A few of us at mpow have been talking about ways to put more “science” into library science, mostly in the context of using more robust research methods to study user behavior and assess library services. With that in mind, Lane Wilkinson’s recent post on using Bayesian inference to understand how users contextualize the credibility of an information source strikes me as a particularly useful thought experiment (if not an actual research agenda… which you should totally do, Lane!). There is one insight in particular that caught my attention:
“Values like credibility, reliability, or trustworthiness are not binary; they exist on a continuum between 0 and 100%. We need to stop asking ‘is this source reliable?’ and start asking ‘how reliable is this source given what it is reporting?'”
If there is one thing I could help our students to understand right now, this would be it. Perhaps simply framing the question of credibility in this way is enough to inspire them to be more critical of what they read via their everyday information consumption. One can hope.
So long as we rely on code and algorithms to locate information, there will always be the hurdle of implicit bias. The same can be said of relying on humans.
“As long as Google has a commercial interest in appearing omniscient, it probably won’t work to improve knowledge panel transparency. That burden will fall instead to people like Taraborelli and nonprofits like the Wikimedia Foundation, which is working on an open-license, machine-readable knowledge base that will both source all of its statements and accommodate conflicting sources.”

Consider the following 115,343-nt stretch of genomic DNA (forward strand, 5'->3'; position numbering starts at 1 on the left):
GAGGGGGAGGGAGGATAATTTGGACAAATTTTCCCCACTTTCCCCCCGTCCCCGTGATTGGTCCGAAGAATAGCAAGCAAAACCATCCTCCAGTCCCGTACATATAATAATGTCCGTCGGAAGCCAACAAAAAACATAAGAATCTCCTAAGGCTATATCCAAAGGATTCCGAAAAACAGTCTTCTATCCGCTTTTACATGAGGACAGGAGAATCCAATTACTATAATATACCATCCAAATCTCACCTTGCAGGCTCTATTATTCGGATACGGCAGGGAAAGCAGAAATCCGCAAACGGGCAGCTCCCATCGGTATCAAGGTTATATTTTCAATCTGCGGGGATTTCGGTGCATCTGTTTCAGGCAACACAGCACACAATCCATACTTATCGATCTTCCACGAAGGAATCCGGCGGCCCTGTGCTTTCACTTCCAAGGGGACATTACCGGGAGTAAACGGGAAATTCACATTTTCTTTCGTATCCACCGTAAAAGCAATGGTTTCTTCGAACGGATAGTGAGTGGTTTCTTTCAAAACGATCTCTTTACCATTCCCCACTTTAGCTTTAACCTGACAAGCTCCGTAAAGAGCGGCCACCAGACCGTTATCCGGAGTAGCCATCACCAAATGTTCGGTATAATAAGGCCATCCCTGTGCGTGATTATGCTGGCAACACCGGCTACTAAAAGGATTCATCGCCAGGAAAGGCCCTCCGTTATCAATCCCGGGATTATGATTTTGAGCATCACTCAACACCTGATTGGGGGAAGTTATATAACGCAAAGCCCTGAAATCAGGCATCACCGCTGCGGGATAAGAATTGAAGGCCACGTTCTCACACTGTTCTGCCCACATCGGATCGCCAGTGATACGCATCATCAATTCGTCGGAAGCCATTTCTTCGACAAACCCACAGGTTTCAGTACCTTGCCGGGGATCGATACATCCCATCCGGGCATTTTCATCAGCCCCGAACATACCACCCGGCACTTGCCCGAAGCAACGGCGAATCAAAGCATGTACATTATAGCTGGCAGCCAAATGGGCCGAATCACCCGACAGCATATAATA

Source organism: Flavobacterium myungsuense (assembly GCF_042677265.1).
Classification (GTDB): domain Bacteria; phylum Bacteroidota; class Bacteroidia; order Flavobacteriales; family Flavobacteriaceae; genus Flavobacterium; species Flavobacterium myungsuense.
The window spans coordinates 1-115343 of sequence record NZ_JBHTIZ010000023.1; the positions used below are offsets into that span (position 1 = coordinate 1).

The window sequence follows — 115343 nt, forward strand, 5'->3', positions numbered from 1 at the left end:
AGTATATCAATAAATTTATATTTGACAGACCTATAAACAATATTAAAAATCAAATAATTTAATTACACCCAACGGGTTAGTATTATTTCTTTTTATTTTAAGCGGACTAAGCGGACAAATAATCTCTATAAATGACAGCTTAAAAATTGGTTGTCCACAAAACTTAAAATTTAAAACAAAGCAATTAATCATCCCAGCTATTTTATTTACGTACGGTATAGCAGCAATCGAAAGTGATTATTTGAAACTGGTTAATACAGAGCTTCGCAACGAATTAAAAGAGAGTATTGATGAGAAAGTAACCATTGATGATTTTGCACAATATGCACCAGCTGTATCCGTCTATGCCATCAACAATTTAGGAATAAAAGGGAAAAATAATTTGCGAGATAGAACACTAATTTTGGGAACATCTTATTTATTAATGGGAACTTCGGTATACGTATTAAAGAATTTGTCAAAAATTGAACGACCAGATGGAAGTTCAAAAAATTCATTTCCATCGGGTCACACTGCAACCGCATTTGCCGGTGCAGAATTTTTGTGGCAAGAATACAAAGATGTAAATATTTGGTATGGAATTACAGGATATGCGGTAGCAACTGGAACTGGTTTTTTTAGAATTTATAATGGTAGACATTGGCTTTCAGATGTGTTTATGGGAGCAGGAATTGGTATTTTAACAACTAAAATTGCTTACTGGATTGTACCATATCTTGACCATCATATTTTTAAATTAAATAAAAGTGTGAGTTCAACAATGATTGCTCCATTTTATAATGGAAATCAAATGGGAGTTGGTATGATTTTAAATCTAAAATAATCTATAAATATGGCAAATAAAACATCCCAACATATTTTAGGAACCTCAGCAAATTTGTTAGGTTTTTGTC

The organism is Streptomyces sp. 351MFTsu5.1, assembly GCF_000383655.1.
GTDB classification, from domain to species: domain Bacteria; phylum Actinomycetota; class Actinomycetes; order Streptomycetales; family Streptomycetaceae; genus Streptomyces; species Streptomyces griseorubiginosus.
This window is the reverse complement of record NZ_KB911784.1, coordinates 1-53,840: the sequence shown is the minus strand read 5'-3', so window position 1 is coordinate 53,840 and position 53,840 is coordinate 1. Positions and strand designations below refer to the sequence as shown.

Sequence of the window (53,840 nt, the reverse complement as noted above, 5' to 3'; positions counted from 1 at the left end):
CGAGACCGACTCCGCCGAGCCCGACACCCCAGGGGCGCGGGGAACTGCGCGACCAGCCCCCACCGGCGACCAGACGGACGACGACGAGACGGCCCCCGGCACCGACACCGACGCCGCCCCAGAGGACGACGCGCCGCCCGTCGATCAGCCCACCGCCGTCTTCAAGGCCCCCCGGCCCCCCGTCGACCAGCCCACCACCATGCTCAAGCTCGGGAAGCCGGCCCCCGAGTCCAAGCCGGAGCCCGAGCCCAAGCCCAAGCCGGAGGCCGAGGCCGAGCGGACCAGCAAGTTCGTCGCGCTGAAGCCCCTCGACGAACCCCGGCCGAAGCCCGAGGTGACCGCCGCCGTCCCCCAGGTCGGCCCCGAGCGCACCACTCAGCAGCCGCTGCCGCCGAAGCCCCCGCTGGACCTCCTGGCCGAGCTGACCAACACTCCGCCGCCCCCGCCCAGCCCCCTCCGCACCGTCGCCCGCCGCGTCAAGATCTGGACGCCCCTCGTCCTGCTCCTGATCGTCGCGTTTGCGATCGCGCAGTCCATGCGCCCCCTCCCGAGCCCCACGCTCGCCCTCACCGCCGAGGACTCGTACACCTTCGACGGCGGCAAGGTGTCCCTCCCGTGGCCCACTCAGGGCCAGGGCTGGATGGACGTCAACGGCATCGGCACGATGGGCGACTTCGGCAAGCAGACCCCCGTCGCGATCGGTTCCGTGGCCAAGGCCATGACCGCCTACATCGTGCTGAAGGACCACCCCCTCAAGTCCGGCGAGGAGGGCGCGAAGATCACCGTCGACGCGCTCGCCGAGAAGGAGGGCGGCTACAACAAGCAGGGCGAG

The burden also falls to librarians and educators to teach the skills necessary for being a critical reader-researcher.
The ACRL Board wants to make it clear that the Framework for Information Literacy for Higher Education is “a formal ACRL document” and that a decision on what to do with the previous standards will be discussed at the 2016 Annual ALA Conference.
I am admittedly a fan of the new framework: not so much of its content but its form. However, I’m still not sure what we mean when we say that it will be “a living document.” Will the threshold concepts be expanded as libraries research and publish new information about their use? Will we add additional concepts to the original list? I understand the need for standards, especially in our current assessment-driven higher ed environment, but I don’t believe we should let another decade go by before we revisit how we as a profession define info lit.
Still, I am happy to know that many, many people far more experienced and intelligent than me are working on and thinking about these issues.
Is anyone else anxiously awaiting the draft report of the new information literacy standards from ACRL? I’ve probably checked the website 20 times in the past month. Seriously.
The latest issue of Communications in Information Literacy devoted an entire issue to changing standards. Notably, the articles discuss two concepts essential to understanding the new standards (we are told): metaliteracy and threshold concepts.
It’s been over a decade since the standards were first published. A decade from now in all likelihood we will be in the same place, but between now and then is a good time to reenergize the discussion.